Additionally Hill’s is the number two employer of veterinarians in the U.S. (only second behind the employment of veterinarians by the 27 U.S. veterinarian colleges). Hill’s has written the ONLY formal nutrition-certification program being taught in vet schools. That would be like the cigarette industry writing the medical safety recommendations of nicotine for doctors. Isn’t it crazy that Hill’s is teaching their version of nutrition to future veterinarians? (as an interesting side note, Hill’s is owned by Colgate whom has perfected the art of getting future dentists to recommend Colgate products through the same tactics to dental students).
It is also interesting to note that the first study done from 1997 to 2001 linked commercial dog foods with lamb meal/rice to DCM, yet the veterinary community did not condemn dog food with lamb meal and rice. This leads one to deduce that the current hysteria instilling fear into pet owners about grain free foods is not really about any scientific evidence and is being driven more by the food companies that stand to benefit from pet owners switching away from grain free foods and buying Purina, Iams/Eukanuba, Royal Canin or Hill’s Science Diet.
It can be frustrating as a pet owner to feel pressured by a veterinary professional whom is supposed to have your dog’s best interests in mind. Please don’t blame your veterinarian if they have only been taught “nutrition” by Hill’s. If you can find a holistic veterinarian to go to, just for nutritional advice, it will really help to give you unbiased information. Pet owners often view holistic vets as not “real vets” but actually they are real veterinarians whom have gone on for additional education in treating the animals’ bodies for longevity and whole body wellness.
What has been learned about diet and taurine
Okay, here’s the nerdy science stuff that everyone is going to be tremendously bored with. The 1980s studies with cats found that several dietary factors influenced taurine status. These were the level and type of dietary protein, the amount and type of dietary fiber, and the degree of heat that was used during food processing. These factors could affect taurine status in three ways: Bile Acid Binding, Increased Microbial Degradation and Reduced Taurine Availability. (before we lose you here and go into more details, just google this stuff to learn more)
Why are cockers affected more than other breeds?
Certain breeds of dogs, and possibly particular lines within breeds, exhibit a high prevalence of taurine-deficiency DCM. Genetically predisposed breeds include the American Cocker Spaniel, Golden Retriever, Labrador Retriever, Saint Bernard, Newfoundland, and English Setter. Although the exact underlying cause is not known, it appears that some breeds have either a naturally occurring higher requirement for taurine or a metabolic abnormality that affects their taurine synthesis or utilization. Simply adding Sardines to the diet can resolve this!
If you want to check your dog’s taurine levels
If you are still really worried about your dog’s taurine levels, you can simply get a taurine plasma test at your veterinarian to check the current taurine status of your dog.
Just tell me what to feed my dog!
Soooo many adopters and pet owners just want to be told what to feed their dog. Our best advice is for the pet owner to learn how to read ingredients. The first three to five ingredients generally make up eighty percent of what is in the food so you really want to google those ingredients to learn and understand what you are feeding your dog.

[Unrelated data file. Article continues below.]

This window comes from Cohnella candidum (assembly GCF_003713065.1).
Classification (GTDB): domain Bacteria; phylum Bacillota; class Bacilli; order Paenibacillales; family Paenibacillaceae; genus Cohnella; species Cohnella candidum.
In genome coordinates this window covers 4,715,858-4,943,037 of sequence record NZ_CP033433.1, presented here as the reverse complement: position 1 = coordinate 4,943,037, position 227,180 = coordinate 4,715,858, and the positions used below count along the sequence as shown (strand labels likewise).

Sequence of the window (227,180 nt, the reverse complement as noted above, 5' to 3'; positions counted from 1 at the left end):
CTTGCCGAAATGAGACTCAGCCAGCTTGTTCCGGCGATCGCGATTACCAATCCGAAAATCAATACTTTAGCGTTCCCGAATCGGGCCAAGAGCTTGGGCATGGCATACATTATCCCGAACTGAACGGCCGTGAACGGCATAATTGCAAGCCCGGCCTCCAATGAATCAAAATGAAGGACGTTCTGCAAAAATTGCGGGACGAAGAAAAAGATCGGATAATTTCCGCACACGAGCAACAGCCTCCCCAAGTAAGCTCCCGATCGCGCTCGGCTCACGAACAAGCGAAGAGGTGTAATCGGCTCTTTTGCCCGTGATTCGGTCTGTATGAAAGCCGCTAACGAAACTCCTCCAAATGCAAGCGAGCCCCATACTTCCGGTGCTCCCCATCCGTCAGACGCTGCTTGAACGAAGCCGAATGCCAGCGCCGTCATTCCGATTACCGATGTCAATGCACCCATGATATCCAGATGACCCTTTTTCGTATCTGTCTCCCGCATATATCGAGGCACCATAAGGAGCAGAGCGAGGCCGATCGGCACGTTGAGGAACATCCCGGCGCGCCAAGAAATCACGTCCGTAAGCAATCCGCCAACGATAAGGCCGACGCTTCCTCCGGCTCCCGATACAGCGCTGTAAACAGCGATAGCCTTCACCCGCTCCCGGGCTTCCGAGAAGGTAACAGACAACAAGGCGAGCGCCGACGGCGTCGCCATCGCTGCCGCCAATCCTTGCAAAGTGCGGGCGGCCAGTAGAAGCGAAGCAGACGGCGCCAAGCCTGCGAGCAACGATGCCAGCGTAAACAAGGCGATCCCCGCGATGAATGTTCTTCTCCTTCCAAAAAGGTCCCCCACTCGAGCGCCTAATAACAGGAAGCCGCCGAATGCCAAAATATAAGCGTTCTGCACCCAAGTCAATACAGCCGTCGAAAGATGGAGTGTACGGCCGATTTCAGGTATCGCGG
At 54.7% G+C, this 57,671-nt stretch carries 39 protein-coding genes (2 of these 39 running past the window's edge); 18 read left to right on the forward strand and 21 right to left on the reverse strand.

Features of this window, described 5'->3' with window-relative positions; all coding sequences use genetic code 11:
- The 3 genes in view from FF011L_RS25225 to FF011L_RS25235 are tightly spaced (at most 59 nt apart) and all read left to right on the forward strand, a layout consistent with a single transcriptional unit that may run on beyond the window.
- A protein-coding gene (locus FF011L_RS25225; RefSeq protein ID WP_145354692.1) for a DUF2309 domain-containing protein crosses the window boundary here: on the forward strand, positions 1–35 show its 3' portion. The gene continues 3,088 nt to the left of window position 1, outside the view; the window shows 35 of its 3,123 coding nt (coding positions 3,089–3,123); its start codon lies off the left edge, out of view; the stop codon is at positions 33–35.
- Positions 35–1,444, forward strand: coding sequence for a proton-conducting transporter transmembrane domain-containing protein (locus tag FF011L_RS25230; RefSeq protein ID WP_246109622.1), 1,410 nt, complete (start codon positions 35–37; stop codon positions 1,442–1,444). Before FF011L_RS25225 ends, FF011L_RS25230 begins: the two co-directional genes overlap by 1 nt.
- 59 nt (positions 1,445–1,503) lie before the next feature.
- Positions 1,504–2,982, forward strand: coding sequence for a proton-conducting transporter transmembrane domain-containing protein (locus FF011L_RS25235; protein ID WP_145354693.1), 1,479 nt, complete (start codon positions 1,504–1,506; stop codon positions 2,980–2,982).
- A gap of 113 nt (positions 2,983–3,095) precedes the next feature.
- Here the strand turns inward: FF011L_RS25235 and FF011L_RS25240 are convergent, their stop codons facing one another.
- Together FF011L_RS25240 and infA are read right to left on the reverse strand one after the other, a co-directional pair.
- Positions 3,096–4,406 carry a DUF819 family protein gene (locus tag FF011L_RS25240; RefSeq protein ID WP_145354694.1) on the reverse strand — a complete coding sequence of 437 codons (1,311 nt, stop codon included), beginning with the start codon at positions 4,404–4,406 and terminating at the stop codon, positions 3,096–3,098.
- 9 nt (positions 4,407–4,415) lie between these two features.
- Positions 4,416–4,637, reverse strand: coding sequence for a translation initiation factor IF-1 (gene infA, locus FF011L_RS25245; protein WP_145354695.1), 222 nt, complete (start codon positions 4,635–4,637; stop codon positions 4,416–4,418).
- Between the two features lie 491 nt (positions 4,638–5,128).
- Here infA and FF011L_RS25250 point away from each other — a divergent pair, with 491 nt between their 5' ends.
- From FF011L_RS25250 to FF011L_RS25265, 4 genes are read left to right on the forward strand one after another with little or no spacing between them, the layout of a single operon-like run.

Since the cocker spaniel breed is often prone to ear infections and skin problems that can be related to allergens such as chicken and grains (rice and wheat being a big allergen trigger) - it was just easier for us to feed the entire rescue group a grain free diet.
Sure, some of the dogs we rescue won’t have allergies to chicken or grains but those are things that future adopters can test out on their adopted dogs once the dogs begin their new lives. It’s not worth it to feed the entire rescue group foods that we know have a higher chance for allergen triggers. Once we get the dogs out of the shelters and get their initial ear infections cleared up, it’s surprising how few of them have re-occurring infections. This must be related to the diet (and we are super careful to not use treats with grains or chicken).
We want to really encourage pet owners to take the power into their own hands and to start reading ingredients of anything they feed their dogs. Once you have the power to read ingredients and understand them, you will be better prepared to have a conversation with your veterinarian about nutrition. Many of the “prescription” foods have primarily corn, gluten and by-products and when you are armed with an understanding of what those ingredients mean, you can better have a conversation with your vet about alternatives to the prescription foods.
We have a vet we are using right now that we LOVE and even though she recommends foods with grains and foods by Royal Canin, she is willing to talk about these foods with us and talk about alternatives to those foods. One thing she has suggested that we are currently experimenting with is “grain friendly” foods. Grain “friendly” being foods with oats in them.
Also, she supports us when we opt to feed our dogs home made diets from Just Food For Dogs. You can download their recipes on their website for free HERE. UC Davis Veterinary school also has many home prepared diet recipes posted HERE. You can get nutritional supplements for your home prepared diets either from Just Food for Dogs or from Balance It (developed by UC Davis).